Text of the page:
Why a Local Film Incentive for Kansas City?
While at the at the AFCI Locations Trade Show in Los Angeles representing Kansas City and the state of Missouri, a screenwriter, let’s call him “Steve,” engaged us in a conversation about a romantic comedy script he wrote called “BBQ.” I immediately pitched the virtues of our incredible Kansas City BBQ scene and our strong crew base and he easily became interested in adding Kansas City to the list of cities he would consider. In the next beat he asked, “What are your incentives?” This question is the norm in the industry. In fact we may have been the only booth at the trade show without active incentives.
Last year the AFCI drew over 3,000 attendees, over 1,000 producers, 684 production associations, 227 directors, 108 film commissions and 83 independent filmmakers. [Source AFCI]
We started tallying every time an interested party inquired about our incentives. We tallied 100 pointed asks in two and a half days on the trade show floor.
Upon my return from Los Angeles, I testified at a hearing in Jefferson City with members
of MOMMA and other supporters of the Missouri State Film Incentives bill sponsored by Representative Kathy Swan. During my testimony I held up the paper that we made tally marks on just the week before and said, “these marks represent lost opportunity for our workforce, our cities, our hotels, our restaurants, our actors, our transportation services and our state.”
Did you know we have 38 university and collegiate level film/digital media programs in Missouri? Where are all of those young people going to go when they graduate?
Why a local incentive? While we may lack a state incentive, we can offer something to productions if we have a local incentive. There are other cities with incentive programs and Kansas City’s new Director of Creative Services, Megan Crigger, came from one such city – Austin, TX. Partnering with Crigger, I started researching other cities programs and began building something that we could apply to Kansas City.
Our city is more complex than most, being a bi-state city, with many of our crew and equipment providers on the Kansas side, but we were determined to make it work. Iterations of the proposed city incentive were reviewed by the City Manager’s Office as well as industry advisers.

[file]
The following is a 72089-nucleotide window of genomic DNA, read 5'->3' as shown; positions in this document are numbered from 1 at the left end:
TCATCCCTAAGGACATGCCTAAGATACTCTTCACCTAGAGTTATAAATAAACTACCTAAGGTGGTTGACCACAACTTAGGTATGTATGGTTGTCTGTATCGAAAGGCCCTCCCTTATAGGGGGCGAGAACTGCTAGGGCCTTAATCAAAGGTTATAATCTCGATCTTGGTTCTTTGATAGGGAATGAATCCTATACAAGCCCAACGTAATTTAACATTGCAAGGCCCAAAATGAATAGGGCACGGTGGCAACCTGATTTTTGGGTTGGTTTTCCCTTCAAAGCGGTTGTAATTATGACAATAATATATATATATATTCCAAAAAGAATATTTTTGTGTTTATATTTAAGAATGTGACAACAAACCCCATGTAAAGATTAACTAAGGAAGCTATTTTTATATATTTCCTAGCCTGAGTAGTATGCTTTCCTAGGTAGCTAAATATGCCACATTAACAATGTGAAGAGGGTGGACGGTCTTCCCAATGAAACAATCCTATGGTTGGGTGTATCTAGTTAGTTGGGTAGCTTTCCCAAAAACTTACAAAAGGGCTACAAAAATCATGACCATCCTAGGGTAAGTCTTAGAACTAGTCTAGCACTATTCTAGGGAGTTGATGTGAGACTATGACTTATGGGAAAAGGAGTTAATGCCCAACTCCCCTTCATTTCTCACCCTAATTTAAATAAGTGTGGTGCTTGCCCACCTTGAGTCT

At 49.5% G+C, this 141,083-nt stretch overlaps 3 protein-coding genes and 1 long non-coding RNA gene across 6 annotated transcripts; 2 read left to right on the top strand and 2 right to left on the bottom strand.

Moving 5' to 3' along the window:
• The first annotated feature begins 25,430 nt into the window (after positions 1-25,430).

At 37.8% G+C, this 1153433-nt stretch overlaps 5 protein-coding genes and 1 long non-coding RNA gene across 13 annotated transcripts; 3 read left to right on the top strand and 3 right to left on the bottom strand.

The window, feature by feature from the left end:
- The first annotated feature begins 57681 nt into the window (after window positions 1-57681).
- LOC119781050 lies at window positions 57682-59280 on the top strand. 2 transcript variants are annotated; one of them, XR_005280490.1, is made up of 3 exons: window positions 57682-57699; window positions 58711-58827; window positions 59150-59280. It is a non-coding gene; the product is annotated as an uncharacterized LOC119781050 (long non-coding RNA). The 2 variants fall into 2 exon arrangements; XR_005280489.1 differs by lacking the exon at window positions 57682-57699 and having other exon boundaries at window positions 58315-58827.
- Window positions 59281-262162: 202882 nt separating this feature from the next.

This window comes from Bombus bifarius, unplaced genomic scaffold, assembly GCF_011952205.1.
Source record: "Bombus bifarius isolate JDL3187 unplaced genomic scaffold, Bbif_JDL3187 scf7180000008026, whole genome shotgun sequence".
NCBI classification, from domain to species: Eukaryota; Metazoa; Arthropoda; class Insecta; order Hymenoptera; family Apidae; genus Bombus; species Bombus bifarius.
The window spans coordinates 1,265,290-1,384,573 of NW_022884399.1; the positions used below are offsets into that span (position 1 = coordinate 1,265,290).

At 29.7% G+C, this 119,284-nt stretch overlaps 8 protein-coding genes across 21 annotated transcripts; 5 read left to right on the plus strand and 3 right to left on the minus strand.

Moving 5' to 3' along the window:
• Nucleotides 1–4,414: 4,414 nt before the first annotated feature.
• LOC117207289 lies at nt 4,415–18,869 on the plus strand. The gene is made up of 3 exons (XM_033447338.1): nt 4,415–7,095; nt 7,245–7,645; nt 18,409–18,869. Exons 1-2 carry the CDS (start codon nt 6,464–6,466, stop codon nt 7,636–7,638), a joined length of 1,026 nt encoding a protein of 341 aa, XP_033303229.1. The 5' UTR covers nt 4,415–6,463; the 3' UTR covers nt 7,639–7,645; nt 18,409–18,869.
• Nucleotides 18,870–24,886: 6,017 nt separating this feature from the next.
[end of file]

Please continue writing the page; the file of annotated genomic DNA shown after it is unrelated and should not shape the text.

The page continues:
The film “BBQ” is why a local incentive. A project like “BBQ” should be filmed here… at least given a real chance to consider filming here. They would hire crew, actors, feature our BBQ restaurants, our city and the economic impact would be Kansas City’s…not another ‘so-called’ barbecue town. Without something to offer, doors close. With this incentive we are throwing our foot in the door to stop it from slamming, saying, “we are open and ready for business!”
Why a local incentive? Workforce leakage is why a local incentive. I received a message from one of our crew members, Michael Stoecker, who is a full time qualified media tech (Key Grip). I’m used to seeing him on sets I visit – he’s one of our highly talented professionals. In his message he explained that he left Kansas City to build up more work and as a result, “bought a home in Nashville literally because of the work that city was bringing in at the time” (quote from Stoecker).
How might the city incentive help establish a state incentive? The City of Kansas City has included the Missouri State Film Tax Incentive on their list of legislative priorities in 2016. That action paired with passing this local incentive for filming, sends a strong message to the State Legislature that Kansas City wants to participate in this industry and we want the State to do it’s part.
The 2015 state incentive ended up making it through the House committee successfully but ultimately the bill died in the Missouri Senate. We are still actively pushing for it – putting time, energy and resources behind it. Follow MOMMA and our office for updates on this.
Attraction is part of any economic development plan to bring and grow commercial business and so is retaining and expanding a workforce. A city incentive is a step in this direction. An incentive to help attract productions that can sustain a workforce, can bring workers to town for careers, and can also stop our talented people from leaving Kansas City.
We are very pleased that Kansas City is one of the up-and-coming film friendly cities in America. As my boss Ronnie Burt likes to remind us at Visit KC, we have a common mission to “Ignite KC” and a “global passion for visiting Kansas City.” Our doors are open, come on in!